Zhu: Historically, Western countries have spread their cultures through military, religious, educational and cultural exchanges. For us, what we can learn is to spread Chinese culture through education and cultural exchanges. During the May Fourth Movement, the Chinese people at that time accepted many Western things through the introduction of foreign writings and Western-style education.

Interviewer: Global cultures are constantly exchanging and colliding nowadays. How can Chinese traditional culture keep up with the times and innovate?

Zhu: To promote cultural innovation, we must consider the following three aspects.

First, the concept of “cultural confidence” advocated by our country is essential. The influence of culture is self-evident if a country wants to establish its position in the world and win its dignity. A country with cultural confidence can show its excellence on the world stage and win the respect of other nations and countries worldwide. Cultural confidence is a quality that every Chinese nation and every Chinese need to improve.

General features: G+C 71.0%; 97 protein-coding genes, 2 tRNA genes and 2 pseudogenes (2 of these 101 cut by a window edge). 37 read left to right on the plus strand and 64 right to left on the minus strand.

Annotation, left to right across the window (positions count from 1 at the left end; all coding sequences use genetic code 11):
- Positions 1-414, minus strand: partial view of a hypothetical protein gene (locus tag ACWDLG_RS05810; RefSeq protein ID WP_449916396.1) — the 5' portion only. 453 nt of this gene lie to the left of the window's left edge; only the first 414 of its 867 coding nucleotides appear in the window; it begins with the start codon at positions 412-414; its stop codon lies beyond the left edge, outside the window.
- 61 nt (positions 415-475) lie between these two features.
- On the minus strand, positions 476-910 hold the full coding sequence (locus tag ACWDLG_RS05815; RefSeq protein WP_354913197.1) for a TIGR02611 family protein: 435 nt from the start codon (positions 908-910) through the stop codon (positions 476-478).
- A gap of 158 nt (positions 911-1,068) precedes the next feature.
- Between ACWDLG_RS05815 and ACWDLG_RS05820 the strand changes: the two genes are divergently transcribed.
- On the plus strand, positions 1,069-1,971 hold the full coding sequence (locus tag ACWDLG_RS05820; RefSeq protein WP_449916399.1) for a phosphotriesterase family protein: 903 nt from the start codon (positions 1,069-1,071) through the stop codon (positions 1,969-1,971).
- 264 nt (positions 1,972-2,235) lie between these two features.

Second, a culturally benevolent and open attitude is closely related to cultural confidence. Only a country with full cultural self-confidence can truly treat other cultures with the attitude of openness and benevolence. On the basis of establishing ourselves and not losing ourselves, we can have a high degree of self-confidence to view, tolerate, examine and conditionally accept other advanced cultures because they are also essential resources for enriching and enriching Chinese culture. The exchange and collision between different cultures are important to maintain cultural vitality.

Third, under the state of globalization and openness, Chinese scholars need to use their language, habits, and oriental thinking to interpret the Chinese traditional culture, an advantage that no non-Chinese native-speaking cultural scholars have.

Article/ Jiang Lili